If you fill a barrel part-way with red beads, add some green beads, and then roll it around the room a bit, will your beads blend? It depends on the properties of the two bead types, but conventional wisdom holds that wet beads will remain mixed more easily than dry ones. In the 9 May PRL, a team shows that this thinking is not always correct. By mixing wet and dry beads in a tumbler, and developing a theory for interacting beads, they found the precise conditions that lead to mixing or separation. In some cases, simply adding water will cause two types of particles to separate. Their theory might suggest improved processing methods in many industries, from pharmaceutical manufacturing to fuel delivery in power plants.
Although similar to liquids, flowing granular mixtures–like beads in a barrel–have behaviors all their own. The different components sometimes mix or unmix themselves in ways that are still poorly understood. Physicists still don’t know how to prevent cereal dust from settling to the bottom of the box, for example. But milk makes the dust stay glued to the cereal flakes, so sticky or cohesive mixtures behave differently from dry ones.
Cohesion in a granular mixture could come from a fluid like water, or from the weak attraction among molecules called the van der Waals force. Unfortunately, cohesion is hard to put into a theory. “Most real problems involve some cohesion, while most models neglect it” because of the complications, explains Troy Shinbrot of Rutgers University in Piscataway, New Jersey. Models that do account for cohesion often describe it as an average property, identical for all particles in the mixture.
Hongming Li and Joseph McCarthy of the University of Pittsburgh took the opposite approach. They developed a mathematical expression for the force acting between any pair of particles, accounting for size, density, and each particle’s affinity for water. To predict whether two types of particles would mix or separate, the team compared the strength of attraction between pairs of identical particles with that of mismatched pairs. If the mismatched pairs had higher attraction, they predicted thorough mixing; otherwise, they expected the particles to segregate.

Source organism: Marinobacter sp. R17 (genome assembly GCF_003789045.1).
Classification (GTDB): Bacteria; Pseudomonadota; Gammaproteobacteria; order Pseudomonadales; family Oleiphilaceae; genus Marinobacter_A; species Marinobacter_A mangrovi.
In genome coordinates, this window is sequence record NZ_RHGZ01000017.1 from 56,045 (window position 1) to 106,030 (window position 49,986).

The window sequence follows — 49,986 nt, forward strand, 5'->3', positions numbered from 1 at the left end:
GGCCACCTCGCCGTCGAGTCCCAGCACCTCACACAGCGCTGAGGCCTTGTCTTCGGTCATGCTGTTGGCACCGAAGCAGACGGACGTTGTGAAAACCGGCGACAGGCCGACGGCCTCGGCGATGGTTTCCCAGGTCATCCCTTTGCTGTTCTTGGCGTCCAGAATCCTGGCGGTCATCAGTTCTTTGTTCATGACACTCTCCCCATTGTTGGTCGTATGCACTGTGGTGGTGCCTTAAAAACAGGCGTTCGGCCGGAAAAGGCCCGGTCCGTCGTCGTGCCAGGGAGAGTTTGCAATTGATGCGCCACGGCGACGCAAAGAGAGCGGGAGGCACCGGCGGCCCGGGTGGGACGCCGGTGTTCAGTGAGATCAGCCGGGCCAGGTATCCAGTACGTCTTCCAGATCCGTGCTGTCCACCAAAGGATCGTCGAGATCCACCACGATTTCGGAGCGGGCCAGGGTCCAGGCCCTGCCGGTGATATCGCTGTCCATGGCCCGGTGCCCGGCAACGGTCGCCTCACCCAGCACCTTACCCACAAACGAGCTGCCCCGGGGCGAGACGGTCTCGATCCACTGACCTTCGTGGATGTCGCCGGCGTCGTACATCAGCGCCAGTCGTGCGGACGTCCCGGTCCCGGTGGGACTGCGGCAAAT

To test the predictions, Li and McCarthy filled their disk-shaped tumbler half-way with colored beads with different properties. They varied the densities, sizes, and surface properties of the particles and tested each combination dry and then wet. As the theory predicted, under some conditions, the dry particles mixed, but adding water caused them to separate. In other cases, water forced otherwise segregating particles to blend.
The explanation of the water’s effects lies in the beads’ surface properties. If the red beads are water loving (hydrophilic) and the green beads have water-repelling (hydrophobic) surfaces, adding water will affect them differently. The red beads will tend to clump into wet clusters, while the green beads will avoid them. On the other hand, if the beads are of two different sizes, but both hydrophilic, the dry mixture will separate–think of the cereal box–but water can act as a glue, with the smaller particles sticking to the larger ones.
“Making a granular material wet adds a new intergrain interaction which is qualitatively different from anything in dry grains,” says Peter Schiffer of Pennsylvania State University in University Park. He says the new work shows the important effect of this interaction on mixing of the whole system. “These results are of great fundamental interest, but they also should be of practical importance” for industrial processing, he says.
Kim Krieger is a freelance science writer in Montreal.